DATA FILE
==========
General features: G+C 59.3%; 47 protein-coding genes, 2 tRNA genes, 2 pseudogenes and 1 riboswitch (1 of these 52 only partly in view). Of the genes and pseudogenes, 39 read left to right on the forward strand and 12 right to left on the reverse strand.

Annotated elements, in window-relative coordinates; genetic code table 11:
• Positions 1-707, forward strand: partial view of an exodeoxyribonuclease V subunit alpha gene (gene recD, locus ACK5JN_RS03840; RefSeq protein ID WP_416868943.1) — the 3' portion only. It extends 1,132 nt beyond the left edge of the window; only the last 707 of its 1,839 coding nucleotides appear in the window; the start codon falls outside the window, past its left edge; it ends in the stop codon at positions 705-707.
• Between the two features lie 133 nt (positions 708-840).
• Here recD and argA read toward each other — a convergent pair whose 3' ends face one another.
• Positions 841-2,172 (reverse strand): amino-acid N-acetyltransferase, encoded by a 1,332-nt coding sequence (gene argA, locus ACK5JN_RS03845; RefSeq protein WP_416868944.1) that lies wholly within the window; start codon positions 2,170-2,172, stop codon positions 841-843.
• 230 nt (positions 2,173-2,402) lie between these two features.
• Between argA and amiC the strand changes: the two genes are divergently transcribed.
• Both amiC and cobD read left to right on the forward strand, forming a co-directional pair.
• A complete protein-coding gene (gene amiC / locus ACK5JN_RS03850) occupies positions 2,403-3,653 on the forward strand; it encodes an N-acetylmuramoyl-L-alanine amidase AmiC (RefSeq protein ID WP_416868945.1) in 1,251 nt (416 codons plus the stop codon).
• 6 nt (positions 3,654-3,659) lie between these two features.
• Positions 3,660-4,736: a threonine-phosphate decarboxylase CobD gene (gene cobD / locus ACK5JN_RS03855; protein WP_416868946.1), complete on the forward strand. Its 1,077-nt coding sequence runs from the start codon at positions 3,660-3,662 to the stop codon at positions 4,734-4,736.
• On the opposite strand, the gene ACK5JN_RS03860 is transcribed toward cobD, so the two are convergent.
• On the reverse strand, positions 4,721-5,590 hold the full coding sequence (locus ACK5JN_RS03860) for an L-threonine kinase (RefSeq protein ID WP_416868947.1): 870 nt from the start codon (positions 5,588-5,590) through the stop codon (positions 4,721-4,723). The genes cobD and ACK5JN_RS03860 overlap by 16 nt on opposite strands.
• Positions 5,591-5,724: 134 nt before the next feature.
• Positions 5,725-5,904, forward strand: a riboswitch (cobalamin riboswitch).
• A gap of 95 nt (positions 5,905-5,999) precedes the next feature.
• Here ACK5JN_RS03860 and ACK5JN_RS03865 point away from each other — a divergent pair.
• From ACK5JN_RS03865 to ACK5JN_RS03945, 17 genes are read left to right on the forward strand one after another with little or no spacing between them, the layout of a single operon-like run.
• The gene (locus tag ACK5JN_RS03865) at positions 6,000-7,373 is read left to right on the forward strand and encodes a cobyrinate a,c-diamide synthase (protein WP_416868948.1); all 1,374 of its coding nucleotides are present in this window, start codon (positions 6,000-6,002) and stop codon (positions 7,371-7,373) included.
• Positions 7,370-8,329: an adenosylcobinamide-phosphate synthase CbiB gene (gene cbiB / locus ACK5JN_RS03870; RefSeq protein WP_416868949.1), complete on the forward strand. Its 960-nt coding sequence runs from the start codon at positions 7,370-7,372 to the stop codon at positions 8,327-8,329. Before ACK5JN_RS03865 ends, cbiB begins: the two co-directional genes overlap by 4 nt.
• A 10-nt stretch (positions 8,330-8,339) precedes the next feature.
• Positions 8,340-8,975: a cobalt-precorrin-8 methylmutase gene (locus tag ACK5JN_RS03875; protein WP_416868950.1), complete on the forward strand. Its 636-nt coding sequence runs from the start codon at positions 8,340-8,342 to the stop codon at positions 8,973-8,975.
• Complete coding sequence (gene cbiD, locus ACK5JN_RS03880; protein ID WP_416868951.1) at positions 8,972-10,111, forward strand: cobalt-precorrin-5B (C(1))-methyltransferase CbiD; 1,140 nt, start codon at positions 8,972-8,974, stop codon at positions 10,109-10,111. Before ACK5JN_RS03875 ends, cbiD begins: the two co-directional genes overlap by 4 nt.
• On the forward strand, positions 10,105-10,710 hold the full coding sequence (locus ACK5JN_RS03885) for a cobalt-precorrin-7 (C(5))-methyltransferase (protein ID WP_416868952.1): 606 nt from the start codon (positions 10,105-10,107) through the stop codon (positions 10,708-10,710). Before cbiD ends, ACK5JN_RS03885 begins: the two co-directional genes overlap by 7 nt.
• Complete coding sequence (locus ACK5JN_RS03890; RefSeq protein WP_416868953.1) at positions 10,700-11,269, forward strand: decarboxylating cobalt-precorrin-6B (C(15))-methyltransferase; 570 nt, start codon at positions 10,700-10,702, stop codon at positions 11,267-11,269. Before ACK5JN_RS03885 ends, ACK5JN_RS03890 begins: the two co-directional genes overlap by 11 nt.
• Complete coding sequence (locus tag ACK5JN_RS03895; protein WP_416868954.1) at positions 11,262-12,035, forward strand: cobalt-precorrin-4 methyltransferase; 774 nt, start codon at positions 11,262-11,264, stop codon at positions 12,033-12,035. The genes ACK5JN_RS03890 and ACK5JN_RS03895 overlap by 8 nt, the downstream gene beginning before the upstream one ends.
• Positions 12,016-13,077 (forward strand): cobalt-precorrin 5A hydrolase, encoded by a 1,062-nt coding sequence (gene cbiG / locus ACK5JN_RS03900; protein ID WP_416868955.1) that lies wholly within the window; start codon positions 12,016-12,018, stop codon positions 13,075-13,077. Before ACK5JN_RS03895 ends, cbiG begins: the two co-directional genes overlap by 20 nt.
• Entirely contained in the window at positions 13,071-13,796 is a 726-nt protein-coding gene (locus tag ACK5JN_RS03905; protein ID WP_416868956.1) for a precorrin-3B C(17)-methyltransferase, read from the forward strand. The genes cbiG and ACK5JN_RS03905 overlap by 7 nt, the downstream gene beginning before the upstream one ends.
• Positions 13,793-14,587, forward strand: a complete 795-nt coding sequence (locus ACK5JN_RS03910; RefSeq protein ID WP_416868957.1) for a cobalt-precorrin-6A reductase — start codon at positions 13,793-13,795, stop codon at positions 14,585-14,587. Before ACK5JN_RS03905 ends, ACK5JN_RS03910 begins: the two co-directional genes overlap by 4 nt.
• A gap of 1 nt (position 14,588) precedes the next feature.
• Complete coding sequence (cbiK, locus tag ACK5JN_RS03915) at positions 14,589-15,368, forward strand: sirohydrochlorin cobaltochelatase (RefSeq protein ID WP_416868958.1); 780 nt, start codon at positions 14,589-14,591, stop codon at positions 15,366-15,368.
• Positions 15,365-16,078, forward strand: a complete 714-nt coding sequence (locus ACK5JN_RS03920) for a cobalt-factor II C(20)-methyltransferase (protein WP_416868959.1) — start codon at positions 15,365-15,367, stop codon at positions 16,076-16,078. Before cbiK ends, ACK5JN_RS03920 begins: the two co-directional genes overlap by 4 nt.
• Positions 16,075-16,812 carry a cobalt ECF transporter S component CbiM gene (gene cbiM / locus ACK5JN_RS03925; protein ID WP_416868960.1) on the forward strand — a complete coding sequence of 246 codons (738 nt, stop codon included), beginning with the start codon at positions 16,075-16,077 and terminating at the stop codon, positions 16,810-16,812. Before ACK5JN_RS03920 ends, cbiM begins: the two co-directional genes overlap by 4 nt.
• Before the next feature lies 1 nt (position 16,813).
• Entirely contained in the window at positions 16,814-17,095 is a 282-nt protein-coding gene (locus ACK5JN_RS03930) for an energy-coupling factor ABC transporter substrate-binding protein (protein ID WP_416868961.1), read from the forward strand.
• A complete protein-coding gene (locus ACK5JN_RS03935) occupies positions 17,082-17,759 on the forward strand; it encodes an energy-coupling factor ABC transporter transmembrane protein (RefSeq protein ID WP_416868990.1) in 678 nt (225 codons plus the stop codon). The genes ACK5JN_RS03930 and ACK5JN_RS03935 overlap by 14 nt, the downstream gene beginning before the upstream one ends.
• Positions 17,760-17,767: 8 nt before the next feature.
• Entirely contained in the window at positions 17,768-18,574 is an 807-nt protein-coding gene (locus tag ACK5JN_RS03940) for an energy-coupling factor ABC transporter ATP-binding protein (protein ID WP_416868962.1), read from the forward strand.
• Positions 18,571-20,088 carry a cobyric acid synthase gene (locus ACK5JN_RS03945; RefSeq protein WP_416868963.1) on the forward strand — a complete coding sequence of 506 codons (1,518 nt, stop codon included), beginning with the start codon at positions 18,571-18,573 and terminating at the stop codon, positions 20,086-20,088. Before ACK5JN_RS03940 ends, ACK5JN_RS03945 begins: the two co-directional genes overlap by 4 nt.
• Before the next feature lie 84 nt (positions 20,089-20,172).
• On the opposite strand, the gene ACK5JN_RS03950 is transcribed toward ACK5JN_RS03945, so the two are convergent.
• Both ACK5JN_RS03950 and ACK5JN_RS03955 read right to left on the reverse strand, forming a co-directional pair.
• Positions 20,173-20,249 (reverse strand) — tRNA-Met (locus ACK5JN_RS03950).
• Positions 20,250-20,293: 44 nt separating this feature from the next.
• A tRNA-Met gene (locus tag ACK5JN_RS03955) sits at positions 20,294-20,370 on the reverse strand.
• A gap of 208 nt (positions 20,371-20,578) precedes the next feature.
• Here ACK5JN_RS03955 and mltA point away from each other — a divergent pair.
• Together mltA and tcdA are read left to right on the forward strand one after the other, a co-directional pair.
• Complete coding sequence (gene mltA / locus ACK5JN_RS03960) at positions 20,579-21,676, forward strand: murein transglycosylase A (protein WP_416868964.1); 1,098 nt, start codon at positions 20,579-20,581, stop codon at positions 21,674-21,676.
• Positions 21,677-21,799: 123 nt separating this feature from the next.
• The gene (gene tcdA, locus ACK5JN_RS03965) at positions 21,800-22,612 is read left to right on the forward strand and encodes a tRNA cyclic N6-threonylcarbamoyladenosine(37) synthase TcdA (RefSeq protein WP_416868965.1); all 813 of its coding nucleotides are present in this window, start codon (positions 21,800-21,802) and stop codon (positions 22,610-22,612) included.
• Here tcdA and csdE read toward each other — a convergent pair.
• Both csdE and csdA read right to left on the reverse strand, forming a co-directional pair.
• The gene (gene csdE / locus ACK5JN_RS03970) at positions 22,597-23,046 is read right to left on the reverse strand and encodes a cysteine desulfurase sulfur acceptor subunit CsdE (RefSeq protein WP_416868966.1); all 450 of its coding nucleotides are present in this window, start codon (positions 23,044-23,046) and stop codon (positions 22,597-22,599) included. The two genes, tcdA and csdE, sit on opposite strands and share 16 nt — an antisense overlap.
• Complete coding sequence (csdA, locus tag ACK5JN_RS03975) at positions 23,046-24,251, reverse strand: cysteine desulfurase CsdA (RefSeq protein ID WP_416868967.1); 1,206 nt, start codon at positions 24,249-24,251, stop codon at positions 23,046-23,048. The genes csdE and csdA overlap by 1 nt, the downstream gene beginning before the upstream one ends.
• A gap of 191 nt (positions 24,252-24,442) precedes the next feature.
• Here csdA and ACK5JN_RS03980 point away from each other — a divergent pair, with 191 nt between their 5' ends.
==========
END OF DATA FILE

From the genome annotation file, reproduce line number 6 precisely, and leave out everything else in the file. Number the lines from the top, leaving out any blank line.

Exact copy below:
• Positions 841-2,172 (reverse strand): amino-acid N-acetyltransferase, encoded by a 1,332-nt coding sequence (gene argA, locus ACK5JN_RS03845; RefSeq protein WP_416868944.1) that lies wholly within the window; start codon positions 2,170-2,172, stop codon positions 841-843.